• The next step is to fabricate the liquid crystal (LC) cell. The bottom substrate 32 and center substrate 36, which is also a glass wafer, form the upper and lower support surfaces for the LC cell, and are coated with an alignment layer (for the bottom substrate 32 this coating is on top of the electrode layer 34). The coating layer is not shown in the figure but, as known in the art, serves to align the liquid crystal molecules in a common, predetermined orientation. Typically, this will result in a surface with some microscopic texture. The coating layer may be a polyimide layer which is later textured by rubbing with a cloth or may be an oxide film which is deposited in a manner which results in a highly textured surface.
  • After the textured surface is formed, the cell itself is fabricated. In an exemplary embodiment, three materials are deposited on one of the glass wafers that form the LC cell, and these materials are shown collectively in FIG. 3 as the liquid crystal structure 38. The first material is any additional conducting material. This is often a conductive adhesive or solder. A nonconducting adhesive is also deposited to define the area to be filled with liquid crystal material. Nonconductive adhesives are typically acrylic, epoxy, or silicone materials. Finally, the liquid crystal material is deposited. In one or more of the materials deposited, spacers are included. The spacers are typically glass or polymer spheres of a tightly controlled size which act to set the thickness of the LC cell. Finally the second glass wafer (e.g., the center substrate 36) is placed on top of the dispensed materials and the adhesive materials are cured using heat, pressure, and/or light. Those skilled in the art will understand that this is just one specific example of the liquid crystal cell, and that the invention applies equally to liquid crystal cells having other materials and/or configurations.
  • In the next step, electric field spatial modulating (electric field “lens”) structure 40 is fabricated on a third glass wafer, namely, top substrate 42, on which has already been coated an electrode layer 44. As with the electrode layer 34 of the bottom substrate, the electrode 44 of the top substrate may be patterned if desired. Possible electrode contacts are also shown in FIG. 3. The modulating structure 40 applied to the top substrate is typically fabricated from polymer layers with varying electrical and optical properties. Alternatively, patterned electrodes and complex conductivity materials can be used alone or in combination to provide the desired electric field spatial modulation. For example, in one embodiment, the electric field modulation layer includes a predetermined distribution of frequency-dependent permittivity material that results in a desired spatial distribution of electric field strength. Such frequency-dependent materials may be used alone or in combination with patterned electrodes. In some embodiments, the electric field need not be spatially modulated due to the nature and purpose of the liquid crystal device. Additional conductive materials (such as conductive adhesives and solders) and structural material (such as glass, polymer, or metal spacers) may be incorporated. After being fabricated, the top substrate 42 electrode coating 44 and electric field modulation layer 40 are bonded to the LC cell using an optical adhesive material. At this point, a TLCL has been fabricated that is effective for one polarization of light. However, as discussed below, this structure may represent just one half of a TLCL fabricated in wafer form, as another such structure may be added to create a TLCL that works with both orthogonal polarizations of light. FIG. 4 is a top view of the structure of FIG. 3, with indications of the single polarization direction addressed by the liquid crystal layers (FIG. 4 shows four potential devices of the wafer but, as mentioned above, an actual wafer-level fabrication would typically include many more such structures).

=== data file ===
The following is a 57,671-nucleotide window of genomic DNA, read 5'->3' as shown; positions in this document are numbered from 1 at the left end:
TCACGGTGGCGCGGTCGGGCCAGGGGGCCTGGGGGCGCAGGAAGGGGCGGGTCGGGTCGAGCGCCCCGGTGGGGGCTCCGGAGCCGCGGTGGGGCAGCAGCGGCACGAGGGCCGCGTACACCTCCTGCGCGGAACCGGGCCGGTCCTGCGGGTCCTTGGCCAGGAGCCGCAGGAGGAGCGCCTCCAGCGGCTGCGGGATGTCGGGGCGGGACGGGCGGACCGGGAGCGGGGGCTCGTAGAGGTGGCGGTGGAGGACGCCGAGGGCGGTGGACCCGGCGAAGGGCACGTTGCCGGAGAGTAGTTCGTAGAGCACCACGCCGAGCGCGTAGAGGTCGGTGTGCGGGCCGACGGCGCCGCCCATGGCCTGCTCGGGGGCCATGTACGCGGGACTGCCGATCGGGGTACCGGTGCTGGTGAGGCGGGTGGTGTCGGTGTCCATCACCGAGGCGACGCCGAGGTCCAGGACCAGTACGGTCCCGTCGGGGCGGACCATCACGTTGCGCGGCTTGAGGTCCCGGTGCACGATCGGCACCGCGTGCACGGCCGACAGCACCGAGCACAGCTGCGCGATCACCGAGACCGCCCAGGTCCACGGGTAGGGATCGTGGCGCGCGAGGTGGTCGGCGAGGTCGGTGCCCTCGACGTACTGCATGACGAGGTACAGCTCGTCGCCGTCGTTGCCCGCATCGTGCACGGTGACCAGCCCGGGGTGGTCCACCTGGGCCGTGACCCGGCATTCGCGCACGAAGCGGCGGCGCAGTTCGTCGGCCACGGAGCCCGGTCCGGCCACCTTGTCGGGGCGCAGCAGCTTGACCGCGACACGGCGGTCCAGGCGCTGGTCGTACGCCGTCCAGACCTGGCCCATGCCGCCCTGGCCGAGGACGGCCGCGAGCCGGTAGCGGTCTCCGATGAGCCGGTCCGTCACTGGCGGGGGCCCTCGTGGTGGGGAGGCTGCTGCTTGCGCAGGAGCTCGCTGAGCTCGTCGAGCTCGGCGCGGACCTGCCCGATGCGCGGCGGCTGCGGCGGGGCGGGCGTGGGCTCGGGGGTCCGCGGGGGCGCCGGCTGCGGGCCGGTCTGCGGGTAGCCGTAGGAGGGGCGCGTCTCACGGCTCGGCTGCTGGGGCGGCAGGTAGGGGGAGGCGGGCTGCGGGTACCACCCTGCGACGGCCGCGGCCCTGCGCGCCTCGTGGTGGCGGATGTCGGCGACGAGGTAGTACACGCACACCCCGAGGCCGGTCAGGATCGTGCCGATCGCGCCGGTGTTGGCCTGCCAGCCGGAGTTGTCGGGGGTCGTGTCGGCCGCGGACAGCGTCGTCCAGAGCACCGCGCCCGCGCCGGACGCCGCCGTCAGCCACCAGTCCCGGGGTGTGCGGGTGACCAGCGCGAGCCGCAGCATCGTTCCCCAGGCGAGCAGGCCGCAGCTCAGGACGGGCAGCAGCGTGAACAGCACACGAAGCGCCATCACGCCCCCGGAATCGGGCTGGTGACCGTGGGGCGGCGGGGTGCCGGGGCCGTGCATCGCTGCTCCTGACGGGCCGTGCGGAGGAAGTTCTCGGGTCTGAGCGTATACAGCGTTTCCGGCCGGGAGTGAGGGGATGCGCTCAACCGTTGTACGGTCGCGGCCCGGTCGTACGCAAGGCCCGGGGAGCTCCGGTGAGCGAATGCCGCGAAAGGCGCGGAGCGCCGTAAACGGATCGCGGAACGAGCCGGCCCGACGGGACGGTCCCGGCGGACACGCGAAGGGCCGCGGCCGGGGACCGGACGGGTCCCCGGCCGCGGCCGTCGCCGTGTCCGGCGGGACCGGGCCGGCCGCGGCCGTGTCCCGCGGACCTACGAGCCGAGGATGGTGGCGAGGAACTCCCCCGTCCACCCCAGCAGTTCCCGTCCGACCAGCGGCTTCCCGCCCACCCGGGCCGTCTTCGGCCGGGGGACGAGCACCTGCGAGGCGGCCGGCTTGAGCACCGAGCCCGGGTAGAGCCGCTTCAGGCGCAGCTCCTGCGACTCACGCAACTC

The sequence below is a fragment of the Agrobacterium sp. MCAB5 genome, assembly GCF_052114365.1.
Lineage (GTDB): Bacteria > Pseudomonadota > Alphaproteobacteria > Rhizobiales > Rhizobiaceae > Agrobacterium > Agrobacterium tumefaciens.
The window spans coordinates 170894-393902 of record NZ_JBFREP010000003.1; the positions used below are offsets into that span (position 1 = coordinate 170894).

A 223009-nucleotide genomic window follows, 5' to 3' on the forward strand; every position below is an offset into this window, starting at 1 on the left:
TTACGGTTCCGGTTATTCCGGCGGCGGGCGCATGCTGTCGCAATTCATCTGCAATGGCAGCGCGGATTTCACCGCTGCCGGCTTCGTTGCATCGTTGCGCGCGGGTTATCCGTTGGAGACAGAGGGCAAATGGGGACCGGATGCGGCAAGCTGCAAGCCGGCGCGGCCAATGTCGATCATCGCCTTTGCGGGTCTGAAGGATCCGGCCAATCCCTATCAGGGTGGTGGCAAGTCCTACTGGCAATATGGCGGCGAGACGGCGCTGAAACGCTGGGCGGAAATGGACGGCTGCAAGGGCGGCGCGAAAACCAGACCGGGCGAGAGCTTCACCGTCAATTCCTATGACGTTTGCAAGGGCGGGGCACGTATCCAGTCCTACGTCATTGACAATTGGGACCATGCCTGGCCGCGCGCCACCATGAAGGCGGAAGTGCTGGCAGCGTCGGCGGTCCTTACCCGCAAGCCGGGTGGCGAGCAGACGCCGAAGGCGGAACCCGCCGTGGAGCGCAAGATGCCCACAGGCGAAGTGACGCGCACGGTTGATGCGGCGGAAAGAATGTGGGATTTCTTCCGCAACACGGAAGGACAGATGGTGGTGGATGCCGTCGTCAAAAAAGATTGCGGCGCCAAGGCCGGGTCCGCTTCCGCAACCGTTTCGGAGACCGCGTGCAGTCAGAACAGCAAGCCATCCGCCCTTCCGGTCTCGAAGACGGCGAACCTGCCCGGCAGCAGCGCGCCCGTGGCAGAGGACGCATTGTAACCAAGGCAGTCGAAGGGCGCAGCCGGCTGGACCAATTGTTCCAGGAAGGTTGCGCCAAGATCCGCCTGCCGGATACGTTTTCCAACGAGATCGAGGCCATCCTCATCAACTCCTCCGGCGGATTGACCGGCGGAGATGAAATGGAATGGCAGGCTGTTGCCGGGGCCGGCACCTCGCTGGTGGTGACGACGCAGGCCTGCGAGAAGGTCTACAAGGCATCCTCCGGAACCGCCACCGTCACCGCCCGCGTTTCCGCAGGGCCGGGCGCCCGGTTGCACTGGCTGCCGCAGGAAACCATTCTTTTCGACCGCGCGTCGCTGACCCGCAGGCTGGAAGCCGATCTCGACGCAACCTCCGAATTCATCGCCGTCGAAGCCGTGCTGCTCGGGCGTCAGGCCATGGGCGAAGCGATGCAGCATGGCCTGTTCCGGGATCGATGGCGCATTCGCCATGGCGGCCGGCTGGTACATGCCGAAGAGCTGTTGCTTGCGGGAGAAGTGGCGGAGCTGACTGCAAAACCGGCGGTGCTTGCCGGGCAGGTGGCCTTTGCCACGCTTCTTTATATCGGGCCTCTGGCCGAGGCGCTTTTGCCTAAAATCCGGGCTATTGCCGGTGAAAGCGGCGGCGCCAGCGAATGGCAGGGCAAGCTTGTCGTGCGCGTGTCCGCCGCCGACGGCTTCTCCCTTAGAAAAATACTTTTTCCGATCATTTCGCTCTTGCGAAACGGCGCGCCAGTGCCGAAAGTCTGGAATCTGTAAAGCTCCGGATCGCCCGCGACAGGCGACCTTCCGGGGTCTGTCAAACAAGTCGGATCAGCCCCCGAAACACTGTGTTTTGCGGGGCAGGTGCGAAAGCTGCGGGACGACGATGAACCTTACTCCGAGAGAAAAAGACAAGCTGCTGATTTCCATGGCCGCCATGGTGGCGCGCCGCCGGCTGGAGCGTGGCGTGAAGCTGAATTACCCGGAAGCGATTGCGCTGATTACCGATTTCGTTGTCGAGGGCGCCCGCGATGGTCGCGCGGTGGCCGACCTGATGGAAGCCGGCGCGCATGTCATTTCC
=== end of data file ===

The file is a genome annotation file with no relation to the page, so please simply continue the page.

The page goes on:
• Creating a non-polarization sensitive TLCL involves bonding two half TLCL wafers together. The two wafers are placed with their bottom substrates back to back, as is shown in FIG. 1. In addition, one wafer is rotated 90 degrees relative to the other, so that the alignment of the LC cells in each half TLCL is at 90 degrees to each other. Each half TLCL acts on one polarization of light, and the combination of the two polarization orientations allows for the TLCL to operate without polarization dependence. An optical adhesive is placed between the two wafers and the wafers are aligned such that the optical axes of the individual devices in each wafer are aligned. The optical adhesive is then cured using heat, pressure and/or light.